The bloc says it’s deeply concerned by the continuing escalation of violence in Myanmar.
The European Union has imposed sanctions on several top officials in Myanmar and on a lucrative state-owned oil and gas company that has helped fund the military that overthrew the country’s elected government a year ago.
The bloc imposed asset freezes and travel bans on 22 people on Monday and slapped restrictive measures on four entities, including state-owned and private companies.
Among those sanctioned was the state-owned Myanma Oil and Gas Enterprise (MOGE), which is a joint venture partner in all offshore gas projects in Myanmar, including the Yadana gas field with Total Energies and Chevron.
Last month, Total and Chevron said they were exiting Myanmar amid rampant human rights abuses committed by the military.
Continuing escalation of violence
The sanctions on MOGE come after a long campaign by human rights groups within Myanmar and around the world, who argued that sanctioning MOGE would cut off a significant source of the military’s funds.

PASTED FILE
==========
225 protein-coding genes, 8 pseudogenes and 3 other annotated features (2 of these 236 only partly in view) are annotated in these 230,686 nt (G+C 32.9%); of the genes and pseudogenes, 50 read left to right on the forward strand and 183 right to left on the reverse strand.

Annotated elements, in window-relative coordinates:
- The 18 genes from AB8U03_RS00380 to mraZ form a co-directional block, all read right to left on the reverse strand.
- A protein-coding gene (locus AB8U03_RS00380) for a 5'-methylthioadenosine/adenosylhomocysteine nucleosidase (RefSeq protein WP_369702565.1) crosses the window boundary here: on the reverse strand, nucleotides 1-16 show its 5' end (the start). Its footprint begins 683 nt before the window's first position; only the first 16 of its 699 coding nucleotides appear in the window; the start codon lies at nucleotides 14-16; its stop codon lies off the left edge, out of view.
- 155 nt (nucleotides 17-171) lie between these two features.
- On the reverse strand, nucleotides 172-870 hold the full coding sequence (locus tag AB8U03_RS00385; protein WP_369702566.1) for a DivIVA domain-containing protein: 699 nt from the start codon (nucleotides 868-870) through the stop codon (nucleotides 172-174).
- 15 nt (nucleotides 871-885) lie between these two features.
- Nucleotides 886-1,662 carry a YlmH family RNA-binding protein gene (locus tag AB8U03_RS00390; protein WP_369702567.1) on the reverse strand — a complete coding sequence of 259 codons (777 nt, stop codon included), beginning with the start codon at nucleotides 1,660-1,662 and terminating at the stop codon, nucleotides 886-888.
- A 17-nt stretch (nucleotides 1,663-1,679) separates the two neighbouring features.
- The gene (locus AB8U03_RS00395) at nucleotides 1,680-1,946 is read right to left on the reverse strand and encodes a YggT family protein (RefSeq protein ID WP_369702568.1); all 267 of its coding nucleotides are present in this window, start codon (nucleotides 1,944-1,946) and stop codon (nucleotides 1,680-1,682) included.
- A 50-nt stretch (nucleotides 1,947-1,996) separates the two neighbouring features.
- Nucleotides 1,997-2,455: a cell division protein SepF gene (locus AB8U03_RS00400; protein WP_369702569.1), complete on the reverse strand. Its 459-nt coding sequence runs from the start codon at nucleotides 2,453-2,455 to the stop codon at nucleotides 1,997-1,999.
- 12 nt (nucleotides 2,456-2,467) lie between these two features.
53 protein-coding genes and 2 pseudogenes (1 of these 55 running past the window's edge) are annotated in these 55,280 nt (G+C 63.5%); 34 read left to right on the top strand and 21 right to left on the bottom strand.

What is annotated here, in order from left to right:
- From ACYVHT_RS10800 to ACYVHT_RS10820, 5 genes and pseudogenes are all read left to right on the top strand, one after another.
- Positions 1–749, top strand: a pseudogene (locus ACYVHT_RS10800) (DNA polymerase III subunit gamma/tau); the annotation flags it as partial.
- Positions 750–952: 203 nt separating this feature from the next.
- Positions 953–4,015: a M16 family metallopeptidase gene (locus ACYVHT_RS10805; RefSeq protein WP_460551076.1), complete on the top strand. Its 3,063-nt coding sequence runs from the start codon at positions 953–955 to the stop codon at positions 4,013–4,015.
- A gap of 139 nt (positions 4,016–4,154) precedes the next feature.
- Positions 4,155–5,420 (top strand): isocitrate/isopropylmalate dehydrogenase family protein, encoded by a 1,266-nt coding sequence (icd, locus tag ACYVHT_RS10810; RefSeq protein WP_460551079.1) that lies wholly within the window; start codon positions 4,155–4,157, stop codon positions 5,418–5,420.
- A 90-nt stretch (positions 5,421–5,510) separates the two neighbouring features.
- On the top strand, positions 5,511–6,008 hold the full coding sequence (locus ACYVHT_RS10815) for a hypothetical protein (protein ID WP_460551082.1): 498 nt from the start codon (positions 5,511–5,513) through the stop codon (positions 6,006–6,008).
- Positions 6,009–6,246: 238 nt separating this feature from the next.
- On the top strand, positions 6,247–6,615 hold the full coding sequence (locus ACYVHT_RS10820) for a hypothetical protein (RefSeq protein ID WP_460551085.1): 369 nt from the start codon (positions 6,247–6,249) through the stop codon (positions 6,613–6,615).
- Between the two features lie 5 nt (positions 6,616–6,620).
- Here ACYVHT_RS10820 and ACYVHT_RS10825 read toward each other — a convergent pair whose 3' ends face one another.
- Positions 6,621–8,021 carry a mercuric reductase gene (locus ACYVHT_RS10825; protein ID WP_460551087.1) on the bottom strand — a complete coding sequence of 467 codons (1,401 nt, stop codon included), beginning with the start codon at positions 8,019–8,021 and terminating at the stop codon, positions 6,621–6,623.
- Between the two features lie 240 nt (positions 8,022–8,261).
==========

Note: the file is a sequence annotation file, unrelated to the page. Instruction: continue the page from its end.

About 50 percent of Myanmar’s foreign currency comes from natural gas revenues, with MOGE expected to earn $1.5 billion from offshore and pipeline projects in 2021-2022, according to a Myanmar government forecast.
Prior rounds of US and European sanctions against the Myanmar military have excluded oil and gas. The Yadana field supplies gas to Myanmar and neighbouring Thailand.
EU headquarters said in a statement that the bloc “is deeply concerned by the continuing escalation of violence in Myanmar and the evolution towards a protracted conflict with regional implications.
Since the military coup, the situation has continuously and gravely deteriorated.”
Source: TRTWorld and agencies